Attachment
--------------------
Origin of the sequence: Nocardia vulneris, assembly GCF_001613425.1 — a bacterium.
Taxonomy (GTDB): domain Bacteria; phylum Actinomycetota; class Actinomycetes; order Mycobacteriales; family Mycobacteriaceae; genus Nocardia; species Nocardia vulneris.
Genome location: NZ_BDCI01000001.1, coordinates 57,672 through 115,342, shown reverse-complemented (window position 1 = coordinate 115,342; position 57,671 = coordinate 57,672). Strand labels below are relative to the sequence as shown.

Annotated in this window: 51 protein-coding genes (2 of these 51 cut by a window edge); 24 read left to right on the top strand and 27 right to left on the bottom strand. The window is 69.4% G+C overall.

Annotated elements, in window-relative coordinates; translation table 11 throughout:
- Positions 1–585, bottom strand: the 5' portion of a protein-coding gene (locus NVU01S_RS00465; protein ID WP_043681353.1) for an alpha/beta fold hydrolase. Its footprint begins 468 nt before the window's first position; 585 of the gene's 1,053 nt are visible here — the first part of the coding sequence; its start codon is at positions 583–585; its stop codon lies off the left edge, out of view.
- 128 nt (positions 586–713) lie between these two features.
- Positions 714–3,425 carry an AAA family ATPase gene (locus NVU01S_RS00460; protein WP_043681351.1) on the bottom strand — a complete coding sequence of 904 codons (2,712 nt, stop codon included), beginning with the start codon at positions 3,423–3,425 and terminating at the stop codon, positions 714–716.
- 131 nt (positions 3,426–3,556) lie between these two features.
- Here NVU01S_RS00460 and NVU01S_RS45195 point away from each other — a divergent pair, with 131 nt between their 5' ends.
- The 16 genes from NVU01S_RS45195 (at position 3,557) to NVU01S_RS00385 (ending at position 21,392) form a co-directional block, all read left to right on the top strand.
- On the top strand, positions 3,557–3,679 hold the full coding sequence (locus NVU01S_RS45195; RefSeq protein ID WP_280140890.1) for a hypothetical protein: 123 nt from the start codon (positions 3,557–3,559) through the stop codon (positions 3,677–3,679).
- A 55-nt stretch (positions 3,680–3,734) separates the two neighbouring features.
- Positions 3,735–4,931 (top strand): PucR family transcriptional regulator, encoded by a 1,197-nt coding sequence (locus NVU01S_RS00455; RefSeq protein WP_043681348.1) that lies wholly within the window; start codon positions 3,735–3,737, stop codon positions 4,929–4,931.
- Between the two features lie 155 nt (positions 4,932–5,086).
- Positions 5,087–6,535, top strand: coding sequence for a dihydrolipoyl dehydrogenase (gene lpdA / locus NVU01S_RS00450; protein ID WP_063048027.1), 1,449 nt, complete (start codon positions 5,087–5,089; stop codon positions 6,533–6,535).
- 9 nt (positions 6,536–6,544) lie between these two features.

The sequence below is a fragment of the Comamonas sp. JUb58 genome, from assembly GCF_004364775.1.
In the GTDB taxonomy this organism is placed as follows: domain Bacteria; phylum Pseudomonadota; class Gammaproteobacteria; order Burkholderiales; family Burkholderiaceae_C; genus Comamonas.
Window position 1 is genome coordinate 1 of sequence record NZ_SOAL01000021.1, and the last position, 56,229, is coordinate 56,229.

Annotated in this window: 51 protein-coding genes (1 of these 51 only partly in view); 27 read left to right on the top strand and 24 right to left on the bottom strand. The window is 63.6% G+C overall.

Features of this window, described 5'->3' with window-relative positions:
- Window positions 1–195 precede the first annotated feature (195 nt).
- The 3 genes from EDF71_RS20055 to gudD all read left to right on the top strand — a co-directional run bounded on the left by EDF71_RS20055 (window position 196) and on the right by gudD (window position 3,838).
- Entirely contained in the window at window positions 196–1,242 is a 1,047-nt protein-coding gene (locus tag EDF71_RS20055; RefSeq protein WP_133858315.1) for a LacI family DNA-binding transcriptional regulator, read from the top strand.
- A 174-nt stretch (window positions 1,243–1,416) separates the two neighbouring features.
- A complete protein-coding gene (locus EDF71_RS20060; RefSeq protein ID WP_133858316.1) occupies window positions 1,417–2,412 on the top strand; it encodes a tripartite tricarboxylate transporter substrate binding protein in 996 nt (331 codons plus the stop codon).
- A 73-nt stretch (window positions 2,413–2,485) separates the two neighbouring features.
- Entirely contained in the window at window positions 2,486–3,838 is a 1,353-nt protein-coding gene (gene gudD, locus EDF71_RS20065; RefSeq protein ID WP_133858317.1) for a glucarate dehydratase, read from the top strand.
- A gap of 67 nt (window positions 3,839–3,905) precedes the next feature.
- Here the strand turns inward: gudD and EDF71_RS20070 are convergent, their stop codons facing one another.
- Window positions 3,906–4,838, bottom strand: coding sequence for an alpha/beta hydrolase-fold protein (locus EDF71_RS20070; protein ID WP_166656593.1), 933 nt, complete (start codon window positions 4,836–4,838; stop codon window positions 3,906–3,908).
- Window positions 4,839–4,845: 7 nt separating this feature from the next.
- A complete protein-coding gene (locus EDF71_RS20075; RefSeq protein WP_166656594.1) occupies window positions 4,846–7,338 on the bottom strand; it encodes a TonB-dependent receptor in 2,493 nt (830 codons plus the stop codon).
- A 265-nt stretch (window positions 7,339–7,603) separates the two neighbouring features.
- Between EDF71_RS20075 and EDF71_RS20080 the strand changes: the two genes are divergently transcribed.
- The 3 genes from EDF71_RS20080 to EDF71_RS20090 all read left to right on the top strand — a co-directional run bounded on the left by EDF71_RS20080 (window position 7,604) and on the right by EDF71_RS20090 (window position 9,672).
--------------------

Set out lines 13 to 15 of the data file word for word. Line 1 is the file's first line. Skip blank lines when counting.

- A 55-nt stretch (positions 3,680–3,734) separates the two neighbouring features.
- Positions 3,735–4,931 (top strand): PucR family transcriptional regulator, encoded by a 1,197-nt coding sequence (locus NVU01S_RS00455; RefSeq protein WP_043681348.1) that lies wholly within the window; start codon positions 3,735–3,737, stop codon positions 4,929–4,931.
- Between the two features lie 155 nt (positions 4,932–5,086).